The Top: Four Ways to Prepare for an Earthquake

David Oglesby, professor of geophysics, shares his tips for earthquake safety

David Oglesby (right), professor of geophysics and an organizer of the ShakeOut event on campus, explains earthquake stresses to a UCR student. Photo credit: UCR Strategic Communications

Welcome to The Top!

Each issue, we present a list of UCR staff and faculty favorites — from walking spots to gardens to events.

This week, we partnered with David Oglesby, professor of geophysics, to list the best ways to prepare for an earthquake.

“Large earthquakes in Southern California are inevitable,” he said. “Unfortunately, there is no way to forecast when they will happen, so it is is everyone’s responsibility to be prepared for an earthquake every day.”

Here are Oglesby’s top tips to ready yourself for future earthquakes:

1. Participate in Earthquake Drills

Drop, cover, and hold on is the best course of action during an earthquake.

Drop, cover, and hold on is the best course of action during an earthquake.

Oglesby recommends that “we should all take part in earthquake drills so that we can practice ‘drop, cover and hold on’ until it becomes second nature when the ground starts to shake.”

There’s an opportunity to rehearse your “drop, cover and hold on” on Oct. 15 in the Great California ShakeOut drill. The event starts at 10:15 a.m. and is designed to prepare Californians for any upcoming major earthquakes. Although participation is voluntary, UC Riverside is urging all students, faculty and staff to take part in the two-minute long exercise.

2. Prepare Your Homes and Work Areas

By bolting heavy furniture to walls, having cupboard doors that latch and cannot fly open and securing water heaters so they do not break loose, our living and work environments are secure ahead of time. Putting it simply, Oglesby says, “items in your house that could be dangerous should be tied down!”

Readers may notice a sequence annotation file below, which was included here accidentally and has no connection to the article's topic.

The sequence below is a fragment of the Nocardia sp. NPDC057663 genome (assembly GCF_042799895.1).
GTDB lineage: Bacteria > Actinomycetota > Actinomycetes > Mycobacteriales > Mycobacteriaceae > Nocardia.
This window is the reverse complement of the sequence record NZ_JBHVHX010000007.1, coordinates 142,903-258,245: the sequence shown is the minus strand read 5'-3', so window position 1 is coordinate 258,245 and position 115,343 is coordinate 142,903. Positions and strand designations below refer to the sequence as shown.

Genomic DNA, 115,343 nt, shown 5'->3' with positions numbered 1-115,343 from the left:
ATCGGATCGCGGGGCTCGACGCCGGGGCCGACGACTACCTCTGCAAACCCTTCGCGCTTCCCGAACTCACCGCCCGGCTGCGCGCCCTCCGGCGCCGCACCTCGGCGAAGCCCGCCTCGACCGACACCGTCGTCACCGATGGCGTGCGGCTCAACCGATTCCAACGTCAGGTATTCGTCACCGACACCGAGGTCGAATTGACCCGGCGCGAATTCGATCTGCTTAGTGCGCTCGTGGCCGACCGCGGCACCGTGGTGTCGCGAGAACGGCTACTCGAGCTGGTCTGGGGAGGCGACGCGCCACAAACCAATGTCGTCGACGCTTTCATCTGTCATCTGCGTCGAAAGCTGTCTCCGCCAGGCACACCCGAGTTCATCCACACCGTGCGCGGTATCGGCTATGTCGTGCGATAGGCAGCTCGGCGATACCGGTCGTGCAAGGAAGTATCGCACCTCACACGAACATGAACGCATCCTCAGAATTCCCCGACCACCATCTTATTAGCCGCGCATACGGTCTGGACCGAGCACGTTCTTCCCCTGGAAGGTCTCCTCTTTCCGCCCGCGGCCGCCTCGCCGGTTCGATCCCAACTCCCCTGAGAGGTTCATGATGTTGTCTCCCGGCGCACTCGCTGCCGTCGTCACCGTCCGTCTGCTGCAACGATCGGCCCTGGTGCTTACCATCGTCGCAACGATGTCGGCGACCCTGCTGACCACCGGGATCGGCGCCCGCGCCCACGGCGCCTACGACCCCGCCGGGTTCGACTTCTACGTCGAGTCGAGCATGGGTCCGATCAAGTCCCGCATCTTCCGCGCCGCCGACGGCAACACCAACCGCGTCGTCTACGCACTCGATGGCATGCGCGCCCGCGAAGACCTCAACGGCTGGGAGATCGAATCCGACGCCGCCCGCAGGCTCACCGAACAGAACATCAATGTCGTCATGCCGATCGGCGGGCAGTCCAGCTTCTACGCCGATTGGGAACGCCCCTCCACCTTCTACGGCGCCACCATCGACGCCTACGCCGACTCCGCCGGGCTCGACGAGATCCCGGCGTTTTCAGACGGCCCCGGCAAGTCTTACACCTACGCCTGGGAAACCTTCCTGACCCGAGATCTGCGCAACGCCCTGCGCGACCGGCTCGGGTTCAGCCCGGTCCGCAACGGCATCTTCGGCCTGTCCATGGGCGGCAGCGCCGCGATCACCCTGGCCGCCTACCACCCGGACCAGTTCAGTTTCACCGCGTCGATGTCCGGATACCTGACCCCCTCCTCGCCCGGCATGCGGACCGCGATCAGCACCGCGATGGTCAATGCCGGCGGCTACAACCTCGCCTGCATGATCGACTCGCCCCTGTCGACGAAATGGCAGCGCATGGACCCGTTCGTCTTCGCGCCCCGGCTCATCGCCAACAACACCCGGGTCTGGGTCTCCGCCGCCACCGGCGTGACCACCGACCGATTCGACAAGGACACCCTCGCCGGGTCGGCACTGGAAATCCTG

3. Have an Earthquake Kit Ready

Everyone should have an earthquake kit that provides all one needs to survive for three or more days after an earthquake. Remember roads and other lifelines may be damaged or destroyed in a large earthquake so every individual needs to be self-reliant for potentially multiple days. Oglesby lists food, medical supplies, water, emergency blankets and hygiene supplies as essential items that should be included in any earthquake emergency kit. He cites EarthquakeCountry.org as a resource where a detailed description of what should be in an earthquake kit can be found. Oglesby also advises, “If you don’t feel you have much time to put [a kit] together, don’t be ashamed to buy a pre-packed earthquake kit, as long as it truly has the essential items.” And do not forget to have multiple kits–one in your car, home and even office! In an event of an earthquake, you may trapped away from home by damaged road so it is best to be self-sufficient wherever you go.

4. Stay Prepared and Do Not Panic

Oglesby states that “above all, do not panic—before, during, or after an earthquake! By preparing well ahead of time, and acting appropriately during and after the earthquake, you can help prevent a damaging earthquake from becoming a disaster!” A family plan is a great idea to stay prepared. “Every family should have a plan for where they will meet up in case of an earthquake,” said Oglesby. “Since communications may be down in the immediate area, it also helps to have a designated family member or friend who does not live locally act as a communications resource. Family members can inform him/her where they are and how they are doing, and this information can then be passed to others as they check in.”

If you have a favorite spot you’d like featured or an activity you’d like to share, email jeanette.marantos@ucr.edu.

Media Contact


Tel: (951) 827-2645
E-mail: lille.bose@ucr.edu

Additional Contacts

David Oglesby
E-mail: david.oglesby@ucr.du

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